The Rape of The Lock: Lines 153-166 - Summary & Analysis

Also Read

Lines: 153-166. Fair nymphs and.....forget on all

      Summary: The poet here describes one of the fashionable pleasures of the rich and gay of his time—viz; pleasure trips on the Thames in the afternoon in decorated barges. Compare Dryden's reference to the same thing in Mac Flecknoe. Taken as a whole, The Rape of the Lock, is a valuable document of the mode of life of the higher ranks of society in the early eighteenth century. Beautiful girls and finely dressed young men appeared like luminaries around her but all eyes were riveted on her alone. On her white bosom, she wore a shining cross which looked so lovely that Jews and even unbelievers might kiss or worship it. Her lively looks show the liveliness of her mind. They are as sharp and fickle as her eyes.

      In the fullness of her resplendent beauty, Belinda embarked on the Thames and around her shone admiring youths and girls. To none of her admirers, however, did she shows signs of yielding; she just smiled at them in thankfulness, offers were often made to her and she had to reject them, but such was her urbanity that she never offended anyone. Her sparkling eyes, bright as the sun, arrested the attention of the beholders; and like the sun, they shone equally on all, showing no partiality to any admirer. She was without fault; but even if she had any, it would be concealed or rendered imperceptible by her born grace and sweetness of bearing. Anyone suspecting that she had in her some of the frailties of womanhood, would soon forget these when confronted with the beauty of her face.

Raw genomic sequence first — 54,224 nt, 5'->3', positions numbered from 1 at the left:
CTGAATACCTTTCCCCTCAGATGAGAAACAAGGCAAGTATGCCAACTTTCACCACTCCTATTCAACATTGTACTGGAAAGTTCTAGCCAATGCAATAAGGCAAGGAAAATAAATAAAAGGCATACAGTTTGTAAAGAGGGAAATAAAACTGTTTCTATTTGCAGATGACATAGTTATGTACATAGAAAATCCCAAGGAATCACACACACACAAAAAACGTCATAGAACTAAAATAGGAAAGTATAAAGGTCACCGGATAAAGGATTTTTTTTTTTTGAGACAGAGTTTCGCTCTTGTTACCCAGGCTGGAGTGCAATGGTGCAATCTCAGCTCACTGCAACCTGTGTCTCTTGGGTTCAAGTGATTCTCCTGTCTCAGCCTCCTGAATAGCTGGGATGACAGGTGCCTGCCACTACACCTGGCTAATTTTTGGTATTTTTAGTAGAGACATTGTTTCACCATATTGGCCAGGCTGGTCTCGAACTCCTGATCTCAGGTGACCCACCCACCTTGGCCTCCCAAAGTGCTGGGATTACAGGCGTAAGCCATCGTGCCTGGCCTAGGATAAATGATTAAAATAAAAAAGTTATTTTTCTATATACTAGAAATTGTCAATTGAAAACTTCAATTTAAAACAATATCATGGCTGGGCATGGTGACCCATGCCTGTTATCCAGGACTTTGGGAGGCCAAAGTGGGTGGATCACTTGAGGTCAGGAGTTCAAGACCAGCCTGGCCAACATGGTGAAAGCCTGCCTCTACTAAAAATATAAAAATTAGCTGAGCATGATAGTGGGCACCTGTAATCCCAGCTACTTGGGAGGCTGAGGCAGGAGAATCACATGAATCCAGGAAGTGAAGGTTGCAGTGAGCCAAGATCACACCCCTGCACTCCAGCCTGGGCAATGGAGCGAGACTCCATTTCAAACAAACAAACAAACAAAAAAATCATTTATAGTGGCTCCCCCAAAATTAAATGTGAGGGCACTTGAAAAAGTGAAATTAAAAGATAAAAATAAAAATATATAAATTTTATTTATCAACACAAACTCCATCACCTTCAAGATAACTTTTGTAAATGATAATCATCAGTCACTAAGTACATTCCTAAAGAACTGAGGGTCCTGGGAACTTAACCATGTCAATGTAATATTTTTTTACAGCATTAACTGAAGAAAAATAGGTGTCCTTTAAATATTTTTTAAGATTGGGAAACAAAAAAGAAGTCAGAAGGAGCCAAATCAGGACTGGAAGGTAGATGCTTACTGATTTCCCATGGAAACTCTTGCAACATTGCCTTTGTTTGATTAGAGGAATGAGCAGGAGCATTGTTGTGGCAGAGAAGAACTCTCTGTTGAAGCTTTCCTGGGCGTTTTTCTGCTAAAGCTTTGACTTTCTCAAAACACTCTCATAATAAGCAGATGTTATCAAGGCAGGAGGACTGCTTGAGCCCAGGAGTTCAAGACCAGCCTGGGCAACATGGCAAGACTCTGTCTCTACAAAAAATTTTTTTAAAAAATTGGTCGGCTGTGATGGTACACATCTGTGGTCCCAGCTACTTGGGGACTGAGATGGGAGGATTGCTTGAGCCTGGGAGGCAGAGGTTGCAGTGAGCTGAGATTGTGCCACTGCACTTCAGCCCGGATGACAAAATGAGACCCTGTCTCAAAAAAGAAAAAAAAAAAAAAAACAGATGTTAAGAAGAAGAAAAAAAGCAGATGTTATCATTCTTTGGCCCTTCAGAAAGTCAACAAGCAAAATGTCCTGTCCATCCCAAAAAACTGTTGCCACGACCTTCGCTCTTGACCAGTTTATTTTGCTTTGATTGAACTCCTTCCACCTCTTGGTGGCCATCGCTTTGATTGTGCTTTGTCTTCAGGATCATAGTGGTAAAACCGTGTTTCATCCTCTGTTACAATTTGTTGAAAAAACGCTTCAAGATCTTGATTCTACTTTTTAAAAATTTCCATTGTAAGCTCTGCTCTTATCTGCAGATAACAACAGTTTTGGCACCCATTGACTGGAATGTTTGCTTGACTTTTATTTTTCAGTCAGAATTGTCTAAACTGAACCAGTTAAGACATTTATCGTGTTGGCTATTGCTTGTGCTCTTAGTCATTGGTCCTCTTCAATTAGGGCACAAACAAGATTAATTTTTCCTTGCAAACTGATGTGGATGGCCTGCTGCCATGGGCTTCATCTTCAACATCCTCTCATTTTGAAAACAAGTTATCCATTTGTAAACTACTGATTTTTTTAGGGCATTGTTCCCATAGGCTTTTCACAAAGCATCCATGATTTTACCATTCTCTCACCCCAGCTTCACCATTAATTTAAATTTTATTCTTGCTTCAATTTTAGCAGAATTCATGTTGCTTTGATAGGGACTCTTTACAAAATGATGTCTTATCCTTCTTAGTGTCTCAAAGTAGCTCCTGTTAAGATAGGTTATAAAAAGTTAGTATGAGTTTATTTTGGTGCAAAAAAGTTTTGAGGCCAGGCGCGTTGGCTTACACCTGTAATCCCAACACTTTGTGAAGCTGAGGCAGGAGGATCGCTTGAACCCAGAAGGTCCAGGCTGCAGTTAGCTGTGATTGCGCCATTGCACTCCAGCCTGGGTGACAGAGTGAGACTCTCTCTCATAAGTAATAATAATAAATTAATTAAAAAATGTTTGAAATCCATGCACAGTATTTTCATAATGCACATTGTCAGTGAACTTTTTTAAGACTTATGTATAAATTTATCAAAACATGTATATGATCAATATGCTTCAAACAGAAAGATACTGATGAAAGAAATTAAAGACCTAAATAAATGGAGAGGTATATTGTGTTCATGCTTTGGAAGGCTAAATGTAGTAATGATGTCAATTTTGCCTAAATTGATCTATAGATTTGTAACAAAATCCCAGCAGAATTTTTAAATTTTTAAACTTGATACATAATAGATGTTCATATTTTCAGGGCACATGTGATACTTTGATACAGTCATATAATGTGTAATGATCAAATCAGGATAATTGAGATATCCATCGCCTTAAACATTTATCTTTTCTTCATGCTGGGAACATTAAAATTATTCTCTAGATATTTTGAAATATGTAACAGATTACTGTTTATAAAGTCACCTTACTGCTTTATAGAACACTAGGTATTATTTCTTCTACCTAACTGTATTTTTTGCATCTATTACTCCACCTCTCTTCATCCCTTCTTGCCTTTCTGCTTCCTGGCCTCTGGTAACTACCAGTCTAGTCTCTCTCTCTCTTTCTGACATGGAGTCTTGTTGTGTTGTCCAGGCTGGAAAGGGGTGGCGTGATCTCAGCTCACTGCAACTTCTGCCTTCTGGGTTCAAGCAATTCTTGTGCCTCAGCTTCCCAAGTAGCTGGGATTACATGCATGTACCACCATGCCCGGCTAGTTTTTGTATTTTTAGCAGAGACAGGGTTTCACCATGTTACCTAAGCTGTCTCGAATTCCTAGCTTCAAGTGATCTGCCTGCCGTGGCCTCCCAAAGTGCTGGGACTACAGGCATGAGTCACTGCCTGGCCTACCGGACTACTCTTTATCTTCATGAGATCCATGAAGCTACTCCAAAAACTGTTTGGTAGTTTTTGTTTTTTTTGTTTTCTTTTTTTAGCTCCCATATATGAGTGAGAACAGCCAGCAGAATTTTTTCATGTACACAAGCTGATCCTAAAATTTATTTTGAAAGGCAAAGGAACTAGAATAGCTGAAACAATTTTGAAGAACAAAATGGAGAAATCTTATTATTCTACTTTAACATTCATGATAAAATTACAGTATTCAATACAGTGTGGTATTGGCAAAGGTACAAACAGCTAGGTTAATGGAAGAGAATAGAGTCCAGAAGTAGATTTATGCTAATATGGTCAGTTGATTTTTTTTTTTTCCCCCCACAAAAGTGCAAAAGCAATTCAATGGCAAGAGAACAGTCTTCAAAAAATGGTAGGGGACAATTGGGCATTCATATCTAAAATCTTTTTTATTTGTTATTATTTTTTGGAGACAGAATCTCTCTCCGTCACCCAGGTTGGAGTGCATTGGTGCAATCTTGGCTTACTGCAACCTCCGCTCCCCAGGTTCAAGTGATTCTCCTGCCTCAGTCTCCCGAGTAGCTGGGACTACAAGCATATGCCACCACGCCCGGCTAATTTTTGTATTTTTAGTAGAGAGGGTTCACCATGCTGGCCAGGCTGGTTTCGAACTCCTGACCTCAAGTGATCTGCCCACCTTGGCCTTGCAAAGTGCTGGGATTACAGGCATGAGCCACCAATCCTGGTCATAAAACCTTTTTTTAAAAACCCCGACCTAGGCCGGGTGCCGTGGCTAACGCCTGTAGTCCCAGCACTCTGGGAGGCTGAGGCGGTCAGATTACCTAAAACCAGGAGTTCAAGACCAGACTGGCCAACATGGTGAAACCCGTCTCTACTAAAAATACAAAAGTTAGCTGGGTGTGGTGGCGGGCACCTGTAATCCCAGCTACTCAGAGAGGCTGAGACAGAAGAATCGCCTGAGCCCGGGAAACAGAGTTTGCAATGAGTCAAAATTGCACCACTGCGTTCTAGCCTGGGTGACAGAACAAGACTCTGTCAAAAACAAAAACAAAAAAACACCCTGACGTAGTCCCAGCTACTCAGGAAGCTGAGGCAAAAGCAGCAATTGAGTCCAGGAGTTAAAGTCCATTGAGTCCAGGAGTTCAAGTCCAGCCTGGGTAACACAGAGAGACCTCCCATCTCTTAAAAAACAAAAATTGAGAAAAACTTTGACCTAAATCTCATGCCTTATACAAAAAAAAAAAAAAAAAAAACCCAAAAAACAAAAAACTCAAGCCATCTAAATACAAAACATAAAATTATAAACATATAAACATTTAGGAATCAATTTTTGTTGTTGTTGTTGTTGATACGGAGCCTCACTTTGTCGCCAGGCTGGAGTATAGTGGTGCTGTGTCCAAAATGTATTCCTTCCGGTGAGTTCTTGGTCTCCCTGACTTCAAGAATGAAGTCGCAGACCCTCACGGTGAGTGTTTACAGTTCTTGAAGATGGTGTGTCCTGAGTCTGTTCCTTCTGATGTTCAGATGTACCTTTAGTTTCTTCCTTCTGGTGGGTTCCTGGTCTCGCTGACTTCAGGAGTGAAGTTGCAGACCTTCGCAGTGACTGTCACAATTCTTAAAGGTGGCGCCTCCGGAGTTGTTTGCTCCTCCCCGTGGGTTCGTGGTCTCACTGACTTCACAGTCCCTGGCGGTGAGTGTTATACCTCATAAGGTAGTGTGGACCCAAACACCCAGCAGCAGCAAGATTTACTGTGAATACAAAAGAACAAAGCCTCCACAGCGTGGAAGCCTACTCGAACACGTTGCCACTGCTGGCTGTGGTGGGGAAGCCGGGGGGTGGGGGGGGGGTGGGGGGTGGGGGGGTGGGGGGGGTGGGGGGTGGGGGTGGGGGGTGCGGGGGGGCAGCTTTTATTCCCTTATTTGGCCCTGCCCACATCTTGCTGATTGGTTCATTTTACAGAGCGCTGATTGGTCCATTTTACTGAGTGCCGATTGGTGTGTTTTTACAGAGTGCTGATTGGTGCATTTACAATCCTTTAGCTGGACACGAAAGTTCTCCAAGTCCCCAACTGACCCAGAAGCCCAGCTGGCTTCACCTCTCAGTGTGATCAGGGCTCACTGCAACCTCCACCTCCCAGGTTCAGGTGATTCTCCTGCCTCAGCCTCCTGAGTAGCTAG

Critical Analysis: These lines occur in the beginning of Canto II The Rape of the Lock. Pope's picture of Belinda is enlivened by his delicate satire. The poet takes to hyperbolic language to describe Belinda's charm and conduct. But his banter is effective, and he deftly characterizes her as a perfect coquette who knows how to win favor and deceive others.

Previous Post Next Post